What this means is that the country is highly susceptible to water insecurity, according to Anh.

The combined threats related to water resources can cause around 4.3 per cent GDP reduction each year and if no action is taken by 2035, the GDP of Việt Nam will be reduced by 3 per cent, with agriculture bearing the brunt.

Institutions-wise, there is overlapping/conflict between different ministries managing water resources – the MONRE is in charge of water resources in general – from source to sea, but the Ministry of Agriculture and Rural Development (Department of Water Resources) is in charge of water for crop production and for rural areas, while the Ministry of Construction (Technical Infrastructure Agency) remains in charge of water supply, especially for urban areas.

Việt Nam's national laws on water resources.

Sustainability measures

Anh noted measures that the central government and concerned authorities had been active in developing to improve the water security situation and guarantee sustainable development of this critical asset.

First and foremost, it aims to enhance water resources management institutions, build a better legal framework and strategies for managing water.

Four major river basin plans have been completed and it's expected that by the end of the year, all of 16 major river basins will have their own plans.

Second, Việt Nam strives to increase the value produced by water in agriculture and increase the water use efficiency.

Third, water pollution is a major headache at the moment so the priorities will be given to water restoration efforts. For example, MONRE has put forward a programme for restoring the Bắc Hưng Hải irrigation system -- one of the bigger systems in the northern delta, but is facing the existential threat of severe pollution.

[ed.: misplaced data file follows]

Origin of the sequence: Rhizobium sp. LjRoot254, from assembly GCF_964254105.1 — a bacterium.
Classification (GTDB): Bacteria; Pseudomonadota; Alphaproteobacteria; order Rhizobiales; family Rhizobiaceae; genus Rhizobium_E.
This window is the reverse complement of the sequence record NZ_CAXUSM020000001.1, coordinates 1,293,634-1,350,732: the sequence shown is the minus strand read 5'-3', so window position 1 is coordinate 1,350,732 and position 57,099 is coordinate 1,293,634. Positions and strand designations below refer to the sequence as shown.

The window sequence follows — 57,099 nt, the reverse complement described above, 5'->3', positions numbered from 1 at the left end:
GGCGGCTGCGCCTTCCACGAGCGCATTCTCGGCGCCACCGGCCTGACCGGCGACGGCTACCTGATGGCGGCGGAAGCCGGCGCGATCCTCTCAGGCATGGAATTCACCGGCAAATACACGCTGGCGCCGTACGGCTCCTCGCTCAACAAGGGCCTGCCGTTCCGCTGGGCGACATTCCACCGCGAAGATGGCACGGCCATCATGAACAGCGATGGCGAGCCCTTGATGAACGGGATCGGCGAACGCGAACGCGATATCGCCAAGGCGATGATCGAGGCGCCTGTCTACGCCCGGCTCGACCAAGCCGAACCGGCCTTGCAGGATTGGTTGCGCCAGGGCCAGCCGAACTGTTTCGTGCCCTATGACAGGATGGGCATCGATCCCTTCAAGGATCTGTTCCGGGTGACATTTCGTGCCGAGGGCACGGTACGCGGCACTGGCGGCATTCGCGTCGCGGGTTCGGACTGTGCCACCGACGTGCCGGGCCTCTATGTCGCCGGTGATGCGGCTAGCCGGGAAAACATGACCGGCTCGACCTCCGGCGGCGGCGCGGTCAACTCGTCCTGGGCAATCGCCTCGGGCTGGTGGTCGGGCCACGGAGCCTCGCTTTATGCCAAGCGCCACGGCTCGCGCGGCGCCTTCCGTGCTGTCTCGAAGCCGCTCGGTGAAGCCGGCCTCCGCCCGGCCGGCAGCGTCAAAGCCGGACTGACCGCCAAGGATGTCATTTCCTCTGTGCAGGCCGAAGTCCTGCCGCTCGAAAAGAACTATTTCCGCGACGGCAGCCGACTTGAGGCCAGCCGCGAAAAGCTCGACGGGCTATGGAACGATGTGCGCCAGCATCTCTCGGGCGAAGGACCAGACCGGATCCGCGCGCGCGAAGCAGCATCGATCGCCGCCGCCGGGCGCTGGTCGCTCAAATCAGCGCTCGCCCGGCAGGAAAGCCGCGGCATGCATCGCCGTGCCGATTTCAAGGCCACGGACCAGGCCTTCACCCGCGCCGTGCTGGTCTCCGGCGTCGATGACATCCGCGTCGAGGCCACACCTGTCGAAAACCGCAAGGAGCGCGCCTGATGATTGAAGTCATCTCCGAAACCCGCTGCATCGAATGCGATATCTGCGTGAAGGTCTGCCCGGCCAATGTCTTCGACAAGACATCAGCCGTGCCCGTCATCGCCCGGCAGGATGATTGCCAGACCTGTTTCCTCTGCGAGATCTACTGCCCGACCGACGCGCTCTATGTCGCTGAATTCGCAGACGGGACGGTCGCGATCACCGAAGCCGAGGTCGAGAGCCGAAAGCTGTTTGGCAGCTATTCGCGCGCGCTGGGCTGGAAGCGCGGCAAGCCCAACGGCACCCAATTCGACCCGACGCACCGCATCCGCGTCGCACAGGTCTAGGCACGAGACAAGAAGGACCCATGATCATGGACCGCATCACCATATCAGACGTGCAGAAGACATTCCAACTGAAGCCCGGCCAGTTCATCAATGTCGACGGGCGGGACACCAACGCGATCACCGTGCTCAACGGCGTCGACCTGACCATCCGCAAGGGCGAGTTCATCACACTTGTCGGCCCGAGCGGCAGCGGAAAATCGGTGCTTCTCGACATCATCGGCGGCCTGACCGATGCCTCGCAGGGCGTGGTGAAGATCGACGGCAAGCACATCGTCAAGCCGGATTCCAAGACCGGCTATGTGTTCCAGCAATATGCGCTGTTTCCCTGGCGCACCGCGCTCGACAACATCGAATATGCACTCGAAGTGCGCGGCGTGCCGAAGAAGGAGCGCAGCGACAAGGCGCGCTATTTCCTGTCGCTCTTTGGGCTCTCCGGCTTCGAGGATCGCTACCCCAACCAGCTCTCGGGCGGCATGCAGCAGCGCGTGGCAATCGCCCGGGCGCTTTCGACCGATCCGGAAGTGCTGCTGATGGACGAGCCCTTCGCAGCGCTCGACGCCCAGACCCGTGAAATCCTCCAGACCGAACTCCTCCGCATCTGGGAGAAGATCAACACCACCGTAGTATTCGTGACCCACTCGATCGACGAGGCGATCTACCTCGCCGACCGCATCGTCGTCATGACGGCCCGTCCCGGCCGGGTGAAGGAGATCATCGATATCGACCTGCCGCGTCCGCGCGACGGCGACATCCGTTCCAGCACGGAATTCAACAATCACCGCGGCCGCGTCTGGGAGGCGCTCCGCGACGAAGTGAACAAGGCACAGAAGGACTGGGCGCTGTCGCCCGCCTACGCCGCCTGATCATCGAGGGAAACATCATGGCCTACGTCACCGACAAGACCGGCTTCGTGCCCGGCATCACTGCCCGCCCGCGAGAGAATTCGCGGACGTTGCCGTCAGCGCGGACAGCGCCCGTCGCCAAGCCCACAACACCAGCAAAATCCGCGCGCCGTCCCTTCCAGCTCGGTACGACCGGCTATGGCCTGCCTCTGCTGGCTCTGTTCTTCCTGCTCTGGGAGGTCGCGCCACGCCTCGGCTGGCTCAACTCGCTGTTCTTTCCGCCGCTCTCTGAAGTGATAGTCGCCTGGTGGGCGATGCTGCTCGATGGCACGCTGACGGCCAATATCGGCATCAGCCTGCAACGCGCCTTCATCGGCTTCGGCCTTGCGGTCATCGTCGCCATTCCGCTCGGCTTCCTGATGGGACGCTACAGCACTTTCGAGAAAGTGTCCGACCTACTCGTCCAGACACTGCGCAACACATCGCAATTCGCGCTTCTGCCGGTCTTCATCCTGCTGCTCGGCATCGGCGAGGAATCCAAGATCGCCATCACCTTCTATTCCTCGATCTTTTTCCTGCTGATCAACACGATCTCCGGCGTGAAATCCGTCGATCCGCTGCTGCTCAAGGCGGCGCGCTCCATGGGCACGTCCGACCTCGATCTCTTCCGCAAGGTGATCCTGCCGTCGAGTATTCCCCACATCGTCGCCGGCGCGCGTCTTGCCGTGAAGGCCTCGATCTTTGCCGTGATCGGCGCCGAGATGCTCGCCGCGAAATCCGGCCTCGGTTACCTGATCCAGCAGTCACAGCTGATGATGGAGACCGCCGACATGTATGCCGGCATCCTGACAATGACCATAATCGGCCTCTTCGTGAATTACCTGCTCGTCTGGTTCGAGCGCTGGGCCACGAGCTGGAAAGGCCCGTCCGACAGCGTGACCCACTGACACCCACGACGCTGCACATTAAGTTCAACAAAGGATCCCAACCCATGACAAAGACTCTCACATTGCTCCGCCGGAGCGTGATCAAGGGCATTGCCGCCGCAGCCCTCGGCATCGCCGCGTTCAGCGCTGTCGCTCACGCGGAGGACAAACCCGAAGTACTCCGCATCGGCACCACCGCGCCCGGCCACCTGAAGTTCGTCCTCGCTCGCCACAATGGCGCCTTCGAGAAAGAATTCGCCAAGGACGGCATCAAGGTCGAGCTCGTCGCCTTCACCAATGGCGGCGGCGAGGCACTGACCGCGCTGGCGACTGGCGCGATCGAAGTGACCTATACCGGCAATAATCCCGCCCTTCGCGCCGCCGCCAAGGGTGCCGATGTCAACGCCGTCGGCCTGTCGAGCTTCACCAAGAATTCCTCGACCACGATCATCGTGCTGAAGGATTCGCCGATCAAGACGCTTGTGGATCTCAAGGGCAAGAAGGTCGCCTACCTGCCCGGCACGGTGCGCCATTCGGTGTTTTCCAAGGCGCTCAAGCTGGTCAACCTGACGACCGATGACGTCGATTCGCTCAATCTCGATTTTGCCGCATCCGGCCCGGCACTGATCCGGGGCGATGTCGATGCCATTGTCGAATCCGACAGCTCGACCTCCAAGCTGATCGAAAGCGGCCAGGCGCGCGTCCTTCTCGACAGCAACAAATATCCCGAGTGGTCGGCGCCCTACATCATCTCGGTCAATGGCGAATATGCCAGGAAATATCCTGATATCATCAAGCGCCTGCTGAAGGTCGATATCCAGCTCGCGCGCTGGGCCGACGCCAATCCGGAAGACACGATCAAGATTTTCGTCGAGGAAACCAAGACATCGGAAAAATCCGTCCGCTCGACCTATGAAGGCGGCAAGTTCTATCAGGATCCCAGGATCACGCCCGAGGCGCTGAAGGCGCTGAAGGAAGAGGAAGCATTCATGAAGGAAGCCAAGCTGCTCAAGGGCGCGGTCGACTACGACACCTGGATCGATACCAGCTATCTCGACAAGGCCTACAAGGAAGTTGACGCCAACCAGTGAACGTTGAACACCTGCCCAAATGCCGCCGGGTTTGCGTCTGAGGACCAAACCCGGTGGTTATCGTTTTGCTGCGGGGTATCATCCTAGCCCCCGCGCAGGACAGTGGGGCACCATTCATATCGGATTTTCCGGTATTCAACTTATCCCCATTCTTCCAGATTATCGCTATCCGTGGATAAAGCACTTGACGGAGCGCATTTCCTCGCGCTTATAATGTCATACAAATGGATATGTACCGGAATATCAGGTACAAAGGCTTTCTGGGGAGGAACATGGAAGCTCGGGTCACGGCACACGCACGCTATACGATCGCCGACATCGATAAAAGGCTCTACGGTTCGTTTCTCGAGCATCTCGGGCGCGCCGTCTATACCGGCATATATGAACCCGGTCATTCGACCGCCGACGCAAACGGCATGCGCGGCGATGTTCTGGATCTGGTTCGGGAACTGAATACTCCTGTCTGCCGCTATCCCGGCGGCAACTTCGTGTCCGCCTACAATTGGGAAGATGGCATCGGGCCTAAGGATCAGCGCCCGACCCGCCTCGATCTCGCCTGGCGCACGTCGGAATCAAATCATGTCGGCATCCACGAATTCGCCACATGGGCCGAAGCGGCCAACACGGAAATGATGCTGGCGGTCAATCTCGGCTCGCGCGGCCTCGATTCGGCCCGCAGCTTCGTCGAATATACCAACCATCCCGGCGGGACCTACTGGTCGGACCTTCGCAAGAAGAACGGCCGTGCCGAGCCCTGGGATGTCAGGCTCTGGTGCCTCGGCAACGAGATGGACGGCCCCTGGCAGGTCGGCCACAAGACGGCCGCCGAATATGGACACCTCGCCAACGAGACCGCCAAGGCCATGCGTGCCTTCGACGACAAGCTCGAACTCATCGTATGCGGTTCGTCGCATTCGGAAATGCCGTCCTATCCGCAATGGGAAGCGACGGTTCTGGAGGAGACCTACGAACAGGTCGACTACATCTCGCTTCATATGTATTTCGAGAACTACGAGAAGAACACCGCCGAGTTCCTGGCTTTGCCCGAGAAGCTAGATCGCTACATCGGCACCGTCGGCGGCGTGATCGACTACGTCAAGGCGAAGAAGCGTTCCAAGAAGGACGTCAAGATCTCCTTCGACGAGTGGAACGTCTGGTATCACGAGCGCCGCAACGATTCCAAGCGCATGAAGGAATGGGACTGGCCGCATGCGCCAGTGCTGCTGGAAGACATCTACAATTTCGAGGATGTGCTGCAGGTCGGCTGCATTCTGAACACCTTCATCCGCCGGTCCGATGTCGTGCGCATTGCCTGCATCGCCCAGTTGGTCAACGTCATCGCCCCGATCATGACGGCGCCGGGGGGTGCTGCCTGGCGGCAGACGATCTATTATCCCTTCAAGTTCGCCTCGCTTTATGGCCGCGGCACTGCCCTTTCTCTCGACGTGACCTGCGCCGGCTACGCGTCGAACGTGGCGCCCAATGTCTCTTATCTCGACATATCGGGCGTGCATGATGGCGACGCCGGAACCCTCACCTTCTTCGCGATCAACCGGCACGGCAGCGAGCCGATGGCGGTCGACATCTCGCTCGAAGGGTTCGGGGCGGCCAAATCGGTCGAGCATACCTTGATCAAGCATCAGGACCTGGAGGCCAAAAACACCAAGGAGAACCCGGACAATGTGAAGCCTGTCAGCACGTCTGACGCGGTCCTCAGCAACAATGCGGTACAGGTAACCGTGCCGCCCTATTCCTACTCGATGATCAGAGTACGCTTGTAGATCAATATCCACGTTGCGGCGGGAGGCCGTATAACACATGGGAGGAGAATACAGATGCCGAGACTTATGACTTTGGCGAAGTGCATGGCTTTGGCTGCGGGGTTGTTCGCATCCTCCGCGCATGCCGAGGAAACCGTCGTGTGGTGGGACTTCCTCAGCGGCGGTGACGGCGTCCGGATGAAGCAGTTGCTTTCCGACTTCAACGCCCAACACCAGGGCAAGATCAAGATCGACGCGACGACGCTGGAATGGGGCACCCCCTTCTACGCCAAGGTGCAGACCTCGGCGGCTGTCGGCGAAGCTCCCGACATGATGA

Finally, it is imperative to improve risk management and disaster response and to strengthen resilience, according to Anh.

It is time to consider water resources as a type of goods and there must be market-based financing and incentive for this special type.

"To enhance the water security we cannot only depend on the State budget because it's very limited," she said, "so they are pushing for public-private partnership for more diversified forms of investment partnership."

At the United Nations Water Conference held in Argentina last year, representing Việt Nam, Deputy Prime Minister Trần Hồng Hà, also a former environment minister, said the country had been implementing numerous policies and solutions to strengthen the management, effective protection, exploitation and sustainable use of water resources, ensuring the achievement of Sustainable Development Goals in line with the UN 2030 Agenda.

"Việt Nam continuously strives to enhance and strengthen its institutional and policy frameworks, ensuring that people have access to clean and sanitary water. The country is committed to maximising the benefits water provides, while minimising water-related harms, contributing to economic development and enhancing the quality of life for its citizens," Hà said.

In terms of specifics, Việt Nam is committed to the goal of having 100 per cent of large river basins regulated and a complete water resource plan and that by 2030, 100 per cent of urban households will have access to clean water that meets standards. — VNS